tg: The two are aesthetically divergent, but in terms of politics, they’re far more similar than you might think! Springsteen has spent years writing protest songs against American wars, against capitalism and wage theft, and to try and make visible the struggles of the working class. But more important than this overlap is the way these two have played a role in my gender expression. As a young, closeted trans girl, punk’s fluidly gendered fashion offered a space where I could explore with less chance of violence for deviating gendered norms, meanwhile Springsteen is deeply beloved by dykes—myself included—to the point that there have been multiple prominent zines written about him as a butch icon. I don’t think I could write honestly about my butchness without paying homage to both of these formative influences.

JZ: The poem also seems to be building towards something throughout. This appears to be working with the linear aspect of etymology and its implications of evolution, growth, expansion, etc. How did you come about structuring the poem?

tg: As I mentioned earlier, the poem is interested in a kind of micro and macro structure of time, in which there is both linear progression but also an ever-important cyclicality. It was my hope that the poem could use this complex temporality to display both my movement from childhood to early transition to now, the way my gender expression has shifted in each epoch of my life, and the various switchbacks and missteps that have happened along the way.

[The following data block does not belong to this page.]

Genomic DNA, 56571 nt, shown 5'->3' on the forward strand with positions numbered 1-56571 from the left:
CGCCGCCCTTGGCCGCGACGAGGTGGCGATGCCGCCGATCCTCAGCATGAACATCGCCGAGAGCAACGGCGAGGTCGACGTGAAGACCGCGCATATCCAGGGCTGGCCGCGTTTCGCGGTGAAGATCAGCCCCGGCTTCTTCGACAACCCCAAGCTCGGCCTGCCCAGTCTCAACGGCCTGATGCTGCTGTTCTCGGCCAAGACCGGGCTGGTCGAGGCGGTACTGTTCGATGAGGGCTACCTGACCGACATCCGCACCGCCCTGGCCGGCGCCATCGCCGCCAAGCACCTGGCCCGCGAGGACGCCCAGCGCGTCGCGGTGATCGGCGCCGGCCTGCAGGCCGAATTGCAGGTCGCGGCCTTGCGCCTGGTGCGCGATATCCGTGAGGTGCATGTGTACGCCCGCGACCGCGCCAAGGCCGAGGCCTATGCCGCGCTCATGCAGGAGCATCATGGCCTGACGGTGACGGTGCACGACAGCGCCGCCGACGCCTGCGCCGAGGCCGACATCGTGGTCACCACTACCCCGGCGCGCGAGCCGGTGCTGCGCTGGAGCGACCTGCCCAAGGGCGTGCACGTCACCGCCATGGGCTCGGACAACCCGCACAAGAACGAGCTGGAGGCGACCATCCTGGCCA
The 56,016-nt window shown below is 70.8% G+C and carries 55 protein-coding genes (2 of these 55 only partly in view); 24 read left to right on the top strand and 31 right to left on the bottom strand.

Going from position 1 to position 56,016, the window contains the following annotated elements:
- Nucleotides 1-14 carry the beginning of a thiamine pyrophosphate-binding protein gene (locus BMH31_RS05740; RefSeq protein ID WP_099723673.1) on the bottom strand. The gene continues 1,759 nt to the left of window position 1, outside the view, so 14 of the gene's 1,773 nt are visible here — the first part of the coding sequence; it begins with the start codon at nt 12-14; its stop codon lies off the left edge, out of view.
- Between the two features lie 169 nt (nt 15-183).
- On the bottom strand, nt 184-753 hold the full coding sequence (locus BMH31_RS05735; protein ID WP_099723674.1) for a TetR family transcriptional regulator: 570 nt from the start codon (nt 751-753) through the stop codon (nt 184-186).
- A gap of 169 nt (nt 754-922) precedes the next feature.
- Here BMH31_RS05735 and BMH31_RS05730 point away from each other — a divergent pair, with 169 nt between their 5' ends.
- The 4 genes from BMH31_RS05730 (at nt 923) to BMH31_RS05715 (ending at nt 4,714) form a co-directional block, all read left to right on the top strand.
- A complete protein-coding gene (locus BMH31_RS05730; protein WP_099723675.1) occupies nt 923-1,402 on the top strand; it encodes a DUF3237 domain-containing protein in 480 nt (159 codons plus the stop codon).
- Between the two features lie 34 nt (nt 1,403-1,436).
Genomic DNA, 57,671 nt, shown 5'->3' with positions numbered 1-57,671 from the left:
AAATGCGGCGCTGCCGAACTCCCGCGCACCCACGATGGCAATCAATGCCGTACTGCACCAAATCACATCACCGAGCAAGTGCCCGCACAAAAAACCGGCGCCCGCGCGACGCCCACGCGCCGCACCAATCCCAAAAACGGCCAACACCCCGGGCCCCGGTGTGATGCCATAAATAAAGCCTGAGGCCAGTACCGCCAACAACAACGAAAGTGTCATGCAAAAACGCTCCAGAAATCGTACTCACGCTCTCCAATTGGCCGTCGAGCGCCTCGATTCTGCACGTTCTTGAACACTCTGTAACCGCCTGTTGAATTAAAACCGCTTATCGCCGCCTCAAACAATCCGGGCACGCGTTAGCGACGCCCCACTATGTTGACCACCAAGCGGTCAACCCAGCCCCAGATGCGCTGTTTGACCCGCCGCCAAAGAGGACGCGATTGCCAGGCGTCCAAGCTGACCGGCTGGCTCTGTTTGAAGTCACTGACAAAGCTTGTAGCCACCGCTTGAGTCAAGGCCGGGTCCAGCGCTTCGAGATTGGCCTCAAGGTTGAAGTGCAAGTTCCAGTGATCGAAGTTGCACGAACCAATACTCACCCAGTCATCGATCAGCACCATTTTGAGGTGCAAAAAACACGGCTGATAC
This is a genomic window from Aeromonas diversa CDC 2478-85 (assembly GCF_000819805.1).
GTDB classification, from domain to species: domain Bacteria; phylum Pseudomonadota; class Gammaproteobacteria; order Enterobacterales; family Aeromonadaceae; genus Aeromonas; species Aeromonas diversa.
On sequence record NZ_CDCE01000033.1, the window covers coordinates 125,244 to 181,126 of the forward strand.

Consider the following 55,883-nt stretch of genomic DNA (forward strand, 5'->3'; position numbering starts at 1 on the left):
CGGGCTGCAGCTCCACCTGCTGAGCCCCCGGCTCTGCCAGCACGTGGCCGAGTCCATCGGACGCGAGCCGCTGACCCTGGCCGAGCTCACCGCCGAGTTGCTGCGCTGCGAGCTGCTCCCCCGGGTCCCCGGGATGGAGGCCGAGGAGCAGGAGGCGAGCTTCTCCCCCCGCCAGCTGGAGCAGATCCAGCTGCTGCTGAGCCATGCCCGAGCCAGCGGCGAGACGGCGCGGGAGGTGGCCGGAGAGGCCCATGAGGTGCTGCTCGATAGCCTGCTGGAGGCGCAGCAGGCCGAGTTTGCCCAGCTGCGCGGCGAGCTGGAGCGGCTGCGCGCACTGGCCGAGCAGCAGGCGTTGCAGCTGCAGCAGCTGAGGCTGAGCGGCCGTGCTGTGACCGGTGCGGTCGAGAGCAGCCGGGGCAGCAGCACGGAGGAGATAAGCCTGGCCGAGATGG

JZ: It was such a joy to dive a little deeper in this poem and I look forward to reading your future work. Do you have anything in the works at the moment? 
tg: This poem, as well as my other poem in the issue, are part of a second collection—titled DEED—which I’m currently submitting out to publishers. The book is an exploration of sex, desire, excess, and the politics of desirability, as well as the ways legal, carceral, and medical systems interrupt and complicate that desire. I’m also working on the early stages of a memoir-in-essays exploring my relationship to horror media through the lens of my transness, disability, and survivorhood.

torrin a. greathouse is a transgender cripple-punk and MFA candidate at the University of Minnesota. Her work has appeared in PoetryPloughshares, and Kenyon Review. A 2021 National Endowment for the Arts award recipient, she is the author of Wound from the Mouth of a Wound.
Jake Zawlacki is an editorial assistant at The Southern Review and a current MFA candidate at Louisiana State University. He holds degrees from the University of San Diego and Stanford University and has been the recipient of a Fulbright Fellowship. His creative work investigates questions of mortality, connection, and meaning.